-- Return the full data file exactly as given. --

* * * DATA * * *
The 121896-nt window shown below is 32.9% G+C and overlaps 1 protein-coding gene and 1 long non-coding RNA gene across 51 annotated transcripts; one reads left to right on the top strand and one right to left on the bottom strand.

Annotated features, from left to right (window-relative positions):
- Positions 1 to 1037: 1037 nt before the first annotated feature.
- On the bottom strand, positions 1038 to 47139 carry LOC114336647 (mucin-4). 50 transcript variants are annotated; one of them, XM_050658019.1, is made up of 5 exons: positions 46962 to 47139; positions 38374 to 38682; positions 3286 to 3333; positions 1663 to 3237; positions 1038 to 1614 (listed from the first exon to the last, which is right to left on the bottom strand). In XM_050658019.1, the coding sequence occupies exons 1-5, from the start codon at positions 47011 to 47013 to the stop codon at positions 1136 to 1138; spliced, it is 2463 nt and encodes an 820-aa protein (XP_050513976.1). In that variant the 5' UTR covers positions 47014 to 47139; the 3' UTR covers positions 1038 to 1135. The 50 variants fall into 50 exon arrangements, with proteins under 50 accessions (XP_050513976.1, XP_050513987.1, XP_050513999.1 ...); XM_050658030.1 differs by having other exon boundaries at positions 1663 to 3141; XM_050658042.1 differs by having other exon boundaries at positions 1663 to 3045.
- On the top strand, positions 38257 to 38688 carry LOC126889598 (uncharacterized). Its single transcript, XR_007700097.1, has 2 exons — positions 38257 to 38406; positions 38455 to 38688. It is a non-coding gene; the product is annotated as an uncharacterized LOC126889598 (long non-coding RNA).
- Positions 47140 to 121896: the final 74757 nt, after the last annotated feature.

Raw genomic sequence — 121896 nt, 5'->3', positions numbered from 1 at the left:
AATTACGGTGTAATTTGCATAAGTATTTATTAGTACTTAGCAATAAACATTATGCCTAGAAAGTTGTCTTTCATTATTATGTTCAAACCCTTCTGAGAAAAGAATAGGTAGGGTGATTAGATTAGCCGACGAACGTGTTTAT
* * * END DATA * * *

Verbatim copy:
The 121896-nt window shown below is 32.9% G+C and overlaps 1 protein-coding gene and 1 long non-coding RNA gene across 51 annotated transcripts; one reads left to right on the top strand and one right to left on the bottom strand.

Annotated features, from left to right (window-relative positions):
- Positions 1 to 1037: 1037 nt before the first annotated feature.
- On the bottom strand, positions 1038 to 47139 carry LOC114336647 (mucin-4). 50 transcript variants are annotated; one of them, XM_050658019.1, is made up of 5 exons: positions 46962 to 47139; positions 38374 to 38682; positions 3286 to 3333; positions 1663 to 3237; positions 1038 to 1614 (listed from the first exon to the last, which is right to left on the bottom strand). In XM_050658019.1, the coding sequence occupies exons 1-5, from the start codon at positions 47011 to 47013 to the stop codon at positions 1136 to 1138; spliced, it is 2463 nt and encodes an 820-aa protein (XP_050513976.1). In that variant the 5' UTR covers positions 47014 to 47139; the 3' UTR covers positions 1038 to 1135. The 50 variants fall into 50 exon arrangements, with proteins under 50 accessions (XP_050513976.1, XP_050513987.1, XP_050513999.1 ...); XM_050658030.1 differs by having other exon boundaries at positions 1663 to 3141; XM_050658042.1 differs by having other exon boundaries at positions 1663 to 3045.
- On the top strand, positions 38257 to 38688 carry LOC126889598 (uncharacterized). Its single transcript, XR_007700097.1, has 2 exons — positions 38257 to 38406; positions 38455 to 38688. It is a non-coding gene; the product is annotated as an uncharacterized LOC126889598 (long non-coding RNA).
- Positions 47140 to 121896: the final 74757 nt, after the last annotated feature.

Raw genomic sequence — 121896 nt, 5'->3', positions numbered from 1 at the left:
AATTACGGTGTAATTTGCATAAGTATTTATTAGTACTTAGCAATAAACATTATGCCTAGAAAGTTGTCTTTCATTATTATGTTCAAACCCTTCTGAGAAAAGAATAGGTAGGGTGATTAGATTAGCCGACGAACGTGTTTAT